PermaFungi – The coffee mushrooms
First tested in 2013 in a little workshop, than moved in 2014 to the underground of Tour and Taxi due to the explosion of the production 1 , Permafungi rely on a simple concept It’s an easy concept :
1- They collect coffee grounds from organic restaurants.
2- They mix it with straw and add the mycelium (the root of the mushroom). The mycelium is itself mixed with sawdust. The entire or whole thing is placed inside a big plastic worm. This preparation process is made in a sterile laboratory and is called inoculation
3- The plastic worms are then put incubated, that is to say, they are hung and stored in the dark for two weeks. It’s at that time that the mycelium colonizes the substrate (what the mushroom eats).
4- Then, the worms are pierced and placed in a very humid room (80% humidity) where the light shines. They stay there for one to two weeks. It the flourishing period. The mushrooms grow through the pierced holes and are harvested then. The worms are able to produce up to two times batches.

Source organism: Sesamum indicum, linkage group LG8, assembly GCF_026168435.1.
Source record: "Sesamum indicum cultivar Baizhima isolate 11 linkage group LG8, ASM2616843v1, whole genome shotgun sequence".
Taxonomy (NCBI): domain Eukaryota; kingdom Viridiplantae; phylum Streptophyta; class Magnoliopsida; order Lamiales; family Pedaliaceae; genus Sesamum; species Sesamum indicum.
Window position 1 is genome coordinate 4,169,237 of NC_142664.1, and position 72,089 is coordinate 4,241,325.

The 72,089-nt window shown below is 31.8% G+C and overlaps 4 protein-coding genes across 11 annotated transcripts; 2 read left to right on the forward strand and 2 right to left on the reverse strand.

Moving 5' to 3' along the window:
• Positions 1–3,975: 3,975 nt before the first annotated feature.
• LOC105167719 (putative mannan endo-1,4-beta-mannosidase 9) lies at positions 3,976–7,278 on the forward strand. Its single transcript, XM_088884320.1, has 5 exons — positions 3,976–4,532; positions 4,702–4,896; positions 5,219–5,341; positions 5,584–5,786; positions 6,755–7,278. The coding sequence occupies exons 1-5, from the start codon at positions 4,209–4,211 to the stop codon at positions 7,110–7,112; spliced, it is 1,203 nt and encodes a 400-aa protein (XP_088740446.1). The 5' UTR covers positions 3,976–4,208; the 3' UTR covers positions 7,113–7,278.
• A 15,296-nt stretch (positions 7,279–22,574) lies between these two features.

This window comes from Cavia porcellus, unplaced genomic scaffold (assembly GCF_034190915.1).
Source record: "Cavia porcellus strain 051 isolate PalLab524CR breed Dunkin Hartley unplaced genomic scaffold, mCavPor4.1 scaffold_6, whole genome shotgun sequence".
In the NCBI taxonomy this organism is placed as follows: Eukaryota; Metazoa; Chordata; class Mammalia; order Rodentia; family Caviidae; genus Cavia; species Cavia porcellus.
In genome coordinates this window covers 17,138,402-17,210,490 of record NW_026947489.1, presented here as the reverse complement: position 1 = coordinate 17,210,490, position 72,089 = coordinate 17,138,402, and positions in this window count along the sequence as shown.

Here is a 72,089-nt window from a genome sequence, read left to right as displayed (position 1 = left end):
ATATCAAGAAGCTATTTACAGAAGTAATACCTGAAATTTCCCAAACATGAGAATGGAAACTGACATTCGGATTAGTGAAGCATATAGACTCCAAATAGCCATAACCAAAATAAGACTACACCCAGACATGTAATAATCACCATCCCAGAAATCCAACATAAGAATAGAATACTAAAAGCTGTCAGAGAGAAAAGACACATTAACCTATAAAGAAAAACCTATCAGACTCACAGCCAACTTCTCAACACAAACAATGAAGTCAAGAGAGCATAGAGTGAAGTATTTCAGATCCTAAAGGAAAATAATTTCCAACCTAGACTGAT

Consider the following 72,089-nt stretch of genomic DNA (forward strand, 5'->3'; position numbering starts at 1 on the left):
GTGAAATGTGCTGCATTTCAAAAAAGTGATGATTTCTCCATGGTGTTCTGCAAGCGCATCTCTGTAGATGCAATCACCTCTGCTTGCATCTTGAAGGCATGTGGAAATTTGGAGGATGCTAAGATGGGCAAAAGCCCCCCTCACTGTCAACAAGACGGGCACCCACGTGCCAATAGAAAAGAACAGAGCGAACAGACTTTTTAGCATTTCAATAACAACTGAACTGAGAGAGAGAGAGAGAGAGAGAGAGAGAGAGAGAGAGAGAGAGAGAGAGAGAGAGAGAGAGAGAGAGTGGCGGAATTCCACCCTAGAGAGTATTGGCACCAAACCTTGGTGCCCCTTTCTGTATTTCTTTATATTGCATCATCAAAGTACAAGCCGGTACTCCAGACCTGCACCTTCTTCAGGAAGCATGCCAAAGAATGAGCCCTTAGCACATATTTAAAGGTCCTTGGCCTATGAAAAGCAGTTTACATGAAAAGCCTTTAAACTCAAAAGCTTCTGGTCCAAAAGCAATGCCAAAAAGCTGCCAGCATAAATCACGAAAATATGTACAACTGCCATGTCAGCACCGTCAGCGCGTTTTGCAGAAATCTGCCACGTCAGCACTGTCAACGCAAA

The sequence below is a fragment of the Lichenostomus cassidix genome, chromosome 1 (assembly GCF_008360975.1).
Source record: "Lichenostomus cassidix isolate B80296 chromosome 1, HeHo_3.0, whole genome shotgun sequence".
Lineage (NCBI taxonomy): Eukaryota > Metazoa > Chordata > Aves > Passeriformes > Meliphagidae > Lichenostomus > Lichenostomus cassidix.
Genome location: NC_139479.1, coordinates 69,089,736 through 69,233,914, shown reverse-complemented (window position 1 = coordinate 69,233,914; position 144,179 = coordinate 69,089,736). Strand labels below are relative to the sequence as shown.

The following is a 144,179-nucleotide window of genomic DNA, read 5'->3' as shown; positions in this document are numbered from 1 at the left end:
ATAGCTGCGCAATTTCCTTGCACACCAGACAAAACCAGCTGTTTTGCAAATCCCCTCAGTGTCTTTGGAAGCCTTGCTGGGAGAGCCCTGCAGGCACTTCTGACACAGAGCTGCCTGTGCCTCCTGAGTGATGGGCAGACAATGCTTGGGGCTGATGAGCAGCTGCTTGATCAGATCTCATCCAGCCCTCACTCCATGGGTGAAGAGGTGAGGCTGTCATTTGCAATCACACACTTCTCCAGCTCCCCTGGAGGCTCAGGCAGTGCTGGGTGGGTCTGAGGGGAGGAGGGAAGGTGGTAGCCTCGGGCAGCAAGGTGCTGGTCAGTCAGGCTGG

5- The rest of the mixture is given to the Nos Pilifs farm (where we went), an urban organic farm of Brussels. The disabled people running this farm compost all the coffee grounds rests to make breeding ground. This breeding ground is particularly good for endive growth.
The entire production line is made in Brussels, from top to bottom, it’s a closed and short circuit.
Their production is sold through organic shops or markets. They also want to raise awareness about growing mushrooms thanks to coffee grounds by selling home kits online. If you’re interested, check their website
A new solution for all the unused coffee grounds, even in cities people can now grow their own mushrooms, thanks to Permafungi.
Article in partnership with the project Journal Terre Native
The Journal Terre Native is a project lead by 2 French globetrotters willing to discover actors of the ecological transition and learn about the different forms of spiritualities and philosophies through their path